Parenting PhD: How Early Is Too Early to Start Educating Your Child?


Parenting is difficult, and not just because of the last night wake up calls and early morning. One of the most pressing and difficult questions that parents face is how high their expectations should be for their children, as well as how hard to push discipline and education. In terms of education, some parents are entirely too lax about what their children do or do not learn all the way to adulthood, while others can become overzealous to the point of harming a child’s social, intellectual, or emotional capacities while they force them through the best PhD programs online instead of letting them watch TV.

Something characteristic of nearly all babies and toddlers is their immense ability to learn. By nature, they tend to closely observe everything around them, learning to interact with their environments mimic other people. This is the age at which people learn basic hand-eye coordination, motor skills, and speech. For this reason, it is not at all out of the ordinary to try to educate a child who is just learning to speak. However, rather than through the formal educational methods employed to educate adolescents and adults, small children need to reach definitive developmental stages in order to understand what they are being taught. Intelligence has little or nothing to do with when these stages occur. Likewise, education does not speed the natural development of a child’s brain. In fact, in some cases, premature classroom exposure can be harmful.

Some parents may feel pressed to enroll their children in educational institutions at a very young age. This may be due to home-work conflicts, but it may also be due to a sincere desire for the child to learn. However, experts in developmental psychology say that children should not start formal education until the age of five or even after that. When children are subjected to a formal learning environment at an age that is too young, experts feel that they can often develop feelings of anxiety, frustration, and boredom that make them less receptive to such formal learning methods later on. They do often learn in such environments, but without the physical infrastructure, the knowledge they gain carries negative feelings, such as anxiety and frustration. Over time, these may prove counterproductive to their educational futures.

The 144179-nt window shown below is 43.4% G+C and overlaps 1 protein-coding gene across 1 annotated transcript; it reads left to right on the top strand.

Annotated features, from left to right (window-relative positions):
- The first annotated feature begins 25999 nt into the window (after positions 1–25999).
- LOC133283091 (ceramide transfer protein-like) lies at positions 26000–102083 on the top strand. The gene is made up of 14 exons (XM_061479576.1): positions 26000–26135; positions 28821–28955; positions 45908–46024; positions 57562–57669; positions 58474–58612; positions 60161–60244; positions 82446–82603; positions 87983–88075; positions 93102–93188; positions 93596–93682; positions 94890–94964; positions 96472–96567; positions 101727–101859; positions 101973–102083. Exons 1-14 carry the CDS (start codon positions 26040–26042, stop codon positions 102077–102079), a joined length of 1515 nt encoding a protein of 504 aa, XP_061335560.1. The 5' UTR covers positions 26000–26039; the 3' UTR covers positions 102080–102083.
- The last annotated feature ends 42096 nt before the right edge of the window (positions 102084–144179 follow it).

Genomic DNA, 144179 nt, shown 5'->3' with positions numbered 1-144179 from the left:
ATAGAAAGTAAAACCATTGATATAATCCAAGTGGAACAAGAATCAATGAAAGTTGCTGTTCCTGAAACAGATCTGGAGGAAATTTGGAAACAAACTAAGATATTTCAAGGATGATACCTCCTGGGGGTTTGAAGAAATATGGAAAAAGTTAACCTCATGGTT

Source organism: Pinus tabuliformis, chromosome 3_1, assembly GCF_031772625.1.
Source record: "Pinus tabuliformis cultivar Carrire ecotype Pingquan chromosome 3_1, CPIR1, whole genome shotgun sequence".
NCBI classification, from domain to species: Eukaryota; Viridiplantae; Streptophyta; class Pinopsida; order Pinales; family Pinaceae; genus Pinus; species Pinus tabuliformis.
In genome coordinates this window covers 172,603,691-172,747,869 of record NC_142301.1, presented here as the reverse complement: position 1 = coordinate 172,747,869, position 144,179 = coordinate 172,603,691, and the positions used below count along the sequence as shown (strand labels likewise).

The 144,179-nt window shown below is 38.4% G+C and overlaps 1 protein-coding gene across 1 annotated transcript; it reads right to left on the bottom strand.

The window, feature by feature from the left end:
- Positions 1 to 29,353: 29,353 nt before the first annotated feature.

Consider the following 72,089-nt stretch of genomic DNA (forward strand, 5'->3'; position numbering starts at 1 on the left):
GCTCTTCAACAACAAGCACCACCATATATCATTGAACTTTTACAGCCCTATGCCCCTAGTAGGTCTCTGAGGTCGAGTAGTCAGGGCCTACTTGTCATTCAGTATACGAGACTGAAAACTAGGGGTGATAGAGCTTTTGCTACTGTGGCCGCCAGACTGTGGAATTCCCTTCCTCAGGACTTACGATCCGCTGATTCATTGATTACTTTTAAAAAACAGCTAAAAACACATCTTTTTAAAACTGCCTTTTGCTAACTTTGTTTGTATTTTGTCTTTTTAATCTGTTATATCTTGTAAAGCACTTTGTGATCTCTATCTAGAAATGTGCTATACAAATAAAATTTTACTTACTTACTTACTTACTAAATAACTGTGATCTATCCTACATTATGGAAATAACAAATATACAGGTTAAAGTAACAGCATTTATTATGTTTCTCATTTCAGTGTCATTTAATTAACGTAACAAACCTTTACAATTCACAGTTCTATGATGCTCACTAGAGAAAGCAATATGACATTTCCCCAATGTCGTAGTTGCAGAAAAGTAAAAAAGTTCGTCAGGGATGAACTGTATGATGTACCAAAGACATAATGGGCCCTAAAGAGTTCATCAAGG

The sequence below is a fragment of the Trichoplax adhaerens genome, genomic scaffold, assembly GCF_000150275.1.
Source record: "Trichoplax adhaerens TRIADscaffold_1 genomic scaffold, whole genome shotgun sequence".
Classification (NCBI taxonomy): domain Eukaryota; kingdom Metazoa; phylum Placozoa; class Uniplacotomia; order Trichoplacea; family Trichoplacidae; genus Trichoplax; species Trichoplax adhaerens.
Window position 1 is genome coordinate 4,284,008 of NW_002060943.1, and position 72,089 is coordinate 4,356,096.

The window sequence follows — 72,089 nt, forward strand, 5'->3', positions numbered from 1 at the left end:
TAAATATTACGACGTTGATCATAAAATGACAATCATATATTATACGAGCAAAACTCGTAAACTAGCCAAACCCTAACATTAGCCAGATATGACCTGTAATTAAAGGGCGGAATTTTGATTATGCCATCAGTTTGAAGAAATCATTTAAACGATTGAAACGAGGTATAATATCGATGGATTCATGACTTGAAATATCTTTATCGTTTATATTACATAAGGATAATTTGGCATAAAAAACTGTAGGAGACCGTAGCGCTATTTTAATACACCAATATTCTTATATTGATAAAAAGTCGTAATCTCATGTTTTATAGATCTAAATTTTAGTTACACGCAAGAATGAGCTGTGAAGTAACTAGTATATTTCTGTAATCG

Parents who would like to help their children learn as quickly as possible while still young can employ more holistic methods during the period between infancy and the normal age at which they start school. Instead of putting their little children into classroom environments and pressuring them to learn, parents may choose developmentally minded toys and activities. Playing games with students, telling them stories, and reading books with them can be highly beneficial to their intellectual development before pre-school. Additionally, it helps for parents to remain attentive of the way their children react to such activities. If a child becomes bored, then the activity is probably not helping, and another one may spark some interest. This curiosity and energy for new things is what enables little children to learn so quickly, and parents can use it to their advantage instead of trying to force children out of their element.

One thought on “Parenting PhD: How Early Is Too Early to Start Educating Your Child?

  1. I really believe in learning through play. Life, and exploring it should be fun and passionate, and you can never start too early in lighting that lifelong fire.

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